Director Adolf Licho (1876-1944) who emigrated to Germany from Ukraine, a part of Russia at the time, directed the production. He is best remembered for his work in film. Otto Reigbert (1890-1957) designed the sets for this production.  A newspaper article in The Guardian (London) dated January 30, 1922 is titled THEATRE ARTS—The Exhibition at Amsterdam. This event was The International Theatre Exhibition and the reviewer stated: “The wild abandon of Reigbert’s settings for Hasenclever’s “Der Sohn” and for Knut Hamsun’s “Game of Life” are examples of the modern spirit revolting against romanticism.” There are photos on-line of several of Reigbert’s designs for The Son.

The first performance of The Son for the general public opened in Vienna at the Volksbuhne Wein on January 25, 1917.  This production was followed by another one at the Pfauentheater in Zurich on June 20, 1917. The first public performance in Germany, after the censorship laws were lifted, was in Mannheim on January 18, 1918. Fritz Odemar (1890-1955) played the role of The Son. Richard Weichert (1880-1961) directed the production and he staged it so that the development of the Son’s character became more extreme as he moved away from under his father’s strict control. Weichert was also responsible for the introduction of new lighting techniques that projected The Son’s thoughts and feelings through symbolic images. This production, after receiving eighteen curtain calls on opening night, was an instant success.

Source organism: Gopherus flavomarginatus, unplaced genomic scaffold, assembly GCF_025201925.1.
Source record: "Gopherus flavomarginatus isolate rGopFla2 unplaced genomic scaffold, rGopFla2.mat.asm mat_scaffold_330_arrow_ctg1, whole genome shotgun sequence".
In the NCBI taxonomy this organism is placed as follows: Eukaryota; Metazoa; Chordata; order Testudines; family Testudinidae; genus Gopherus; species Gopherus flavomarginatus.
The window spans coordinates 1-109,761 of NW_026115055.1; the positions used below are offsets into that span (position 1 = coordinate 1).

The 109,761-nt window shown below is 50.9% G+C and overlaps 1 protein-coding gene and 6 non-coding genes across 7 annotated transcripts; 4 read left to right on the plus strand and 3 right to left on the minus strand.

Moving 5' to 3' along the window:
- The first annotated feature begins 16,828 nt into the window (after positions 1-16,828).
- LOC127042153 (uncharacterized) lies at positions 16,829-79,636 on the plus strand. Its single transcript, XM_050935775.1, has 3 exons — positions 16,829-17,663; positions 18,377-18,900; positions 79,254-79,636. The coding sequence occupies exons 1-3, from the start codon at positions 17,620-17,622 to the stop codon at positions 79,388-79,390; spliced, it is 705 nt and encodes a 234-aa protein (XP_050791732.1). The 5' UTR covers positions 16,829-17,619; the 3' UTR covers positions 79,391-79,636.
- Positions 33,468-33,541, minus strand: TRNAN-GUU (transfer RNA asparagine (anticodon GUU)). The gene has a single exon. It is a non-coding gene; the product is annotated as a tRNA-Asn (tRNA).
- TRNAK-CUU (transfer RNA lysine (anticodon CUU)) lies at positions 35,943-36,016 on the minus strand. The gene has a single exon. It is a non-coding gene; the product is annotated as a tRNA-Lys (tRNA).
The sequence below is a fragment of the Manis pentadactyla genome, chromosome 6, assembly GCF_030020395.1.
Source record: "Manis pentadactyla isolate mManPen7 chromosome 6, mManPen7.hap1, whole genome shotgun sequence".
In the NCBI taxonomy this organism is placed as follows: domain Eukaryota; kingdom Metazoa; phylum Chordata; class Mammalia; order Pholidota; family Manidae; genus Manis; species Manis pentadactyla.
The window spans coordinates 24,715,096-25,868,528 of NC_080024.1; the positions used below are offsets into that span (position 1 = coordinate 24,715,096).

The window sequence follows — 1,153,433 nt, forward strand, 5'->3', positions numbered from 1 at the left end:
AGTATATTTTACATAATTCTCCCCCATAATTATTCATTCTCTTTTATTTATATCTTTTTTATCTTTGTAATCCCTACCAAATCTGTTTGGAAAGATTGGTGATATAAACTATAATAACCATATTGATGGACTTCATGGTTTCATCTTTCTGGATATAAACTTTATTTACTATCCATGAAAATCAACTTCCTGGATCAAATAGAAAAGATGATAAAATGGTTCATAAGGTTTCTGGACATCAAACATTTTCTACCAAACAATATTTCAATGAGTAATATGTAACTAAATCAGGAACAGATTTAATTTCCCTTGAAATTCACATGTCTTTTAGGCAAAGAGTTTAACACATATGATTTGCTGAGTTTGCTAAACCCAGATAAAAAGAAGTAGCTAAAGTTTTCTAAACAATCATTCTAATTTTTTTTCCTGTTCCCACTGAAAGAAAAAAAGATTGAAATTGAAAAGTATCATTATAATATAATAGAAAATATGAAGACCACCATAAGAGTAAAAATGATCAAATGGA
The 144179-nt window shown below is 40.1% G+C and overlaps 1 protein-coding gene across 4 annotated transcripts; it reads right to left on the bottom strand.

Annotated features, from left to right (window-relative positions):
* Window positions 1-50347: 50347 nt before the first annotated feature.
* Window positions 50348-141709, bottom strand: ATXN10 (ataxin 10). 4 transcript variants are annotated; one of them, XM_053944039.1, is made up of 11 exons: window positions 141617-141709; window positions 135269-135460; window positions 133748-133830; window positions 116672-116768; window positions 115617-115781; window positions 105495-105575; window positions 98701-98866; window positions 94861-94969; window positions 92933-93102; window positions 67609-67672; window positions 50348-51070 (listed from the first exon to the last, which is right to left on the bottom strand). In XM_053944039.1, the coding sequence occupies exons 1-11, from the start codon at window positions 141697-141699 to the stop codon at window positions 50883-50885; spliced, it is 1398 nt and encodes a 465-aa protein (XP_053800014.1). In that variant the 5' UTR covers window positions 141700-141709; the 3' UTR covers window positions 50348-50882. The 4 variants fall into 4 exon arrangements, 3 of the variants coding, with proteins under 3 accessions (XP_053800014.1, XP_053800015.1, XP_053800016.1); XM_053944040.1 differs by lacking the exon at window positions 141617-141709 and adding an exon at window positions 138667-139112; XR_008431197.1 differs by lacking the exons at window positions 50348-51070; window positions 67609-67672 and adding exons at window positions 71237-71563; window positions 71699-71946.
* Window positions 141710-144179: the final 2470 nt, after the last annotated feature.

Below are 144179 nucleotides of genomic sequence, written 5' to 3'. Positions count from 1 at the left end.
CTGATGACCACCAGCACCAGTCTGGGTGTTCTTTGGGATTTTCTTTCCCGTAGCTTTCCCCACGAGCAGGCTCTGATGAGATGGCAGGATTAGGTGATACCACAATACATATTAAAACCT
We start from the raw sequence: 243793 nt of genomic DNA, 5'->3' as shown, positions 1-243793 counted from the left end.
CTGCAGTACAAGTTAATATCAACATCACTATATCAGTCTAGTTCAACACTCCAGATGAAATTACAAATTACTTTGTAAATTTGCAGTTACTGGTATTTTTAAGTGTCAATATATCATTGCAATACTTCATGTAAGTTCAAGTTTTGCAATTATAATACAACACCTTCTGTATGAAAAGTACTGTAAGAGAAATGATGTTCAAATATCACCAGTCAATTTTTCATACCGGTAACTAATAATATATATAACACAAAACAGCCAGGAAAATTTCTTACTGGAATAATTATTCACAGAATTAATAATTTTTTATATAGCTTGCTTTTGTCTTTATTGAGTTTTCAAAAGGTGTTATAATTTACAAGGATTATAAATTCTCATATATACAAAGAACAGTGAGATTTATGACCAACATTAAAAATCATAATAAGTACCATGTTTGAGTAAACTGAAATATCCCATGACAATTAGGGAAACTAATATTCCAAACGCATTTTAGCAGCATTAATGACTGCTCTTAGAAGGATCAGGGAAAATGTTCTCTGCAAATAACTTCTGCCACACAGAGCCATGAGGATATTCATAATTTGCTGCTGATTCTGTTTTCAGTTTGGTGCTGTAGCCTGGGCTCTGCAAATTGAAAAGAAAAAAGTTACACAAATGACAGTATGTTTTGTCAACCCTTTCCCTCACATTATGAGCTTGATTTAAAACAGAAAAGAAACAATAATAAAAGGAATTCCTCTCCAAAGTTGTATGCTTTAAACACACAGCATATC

The next major production was directed by Max Reinhardt (1873-1943) in Berlin opening on November 22, 1918. The role of The Son once again starred Ernst Deutsch.  This theatrical version of the play had a very successful first season and it was repeated during many following seasons. The Observer in London had an article titled DRAMA EXPERIMENT IN BERLIN—"Young Germany” Ceases to Exist and dated September 19, 1920. This story reported that The Son “is one of few that have been accepted by ordinary canons and included in this season’s repertory of Reinhardt’s ‘Deutaches Theater.’”  As the popularity of the play spread to different countries in eastern Europe, its message applied to a greater portion of the younger male generation who recognized their own struggles against authoritarianism at home as well as political authority in their countries. The character of The Son grew in significance as their model for independence.

I have not found any information about The Son being performed in England. I did find an article in the New York Times dated September 17, 1922.  It reported that Phillip Goodman, an American, bought the rights for forty-five plays in Germany that included Hasenclever’s The Son. Goodman was very proud of having secured the rights to produce this drama since The Son “had one of the longest runs in Germany of any play in the last five years.” I did not find any references to The Son ever being produced in the United States.

PHOTO: ERNST DEUTSCH as The Son. This photo appears in Spreizer, Christa. From          Exppressionism to Exile--The Works of Walter Hasenclever.  Rochester:Camden House, 1999.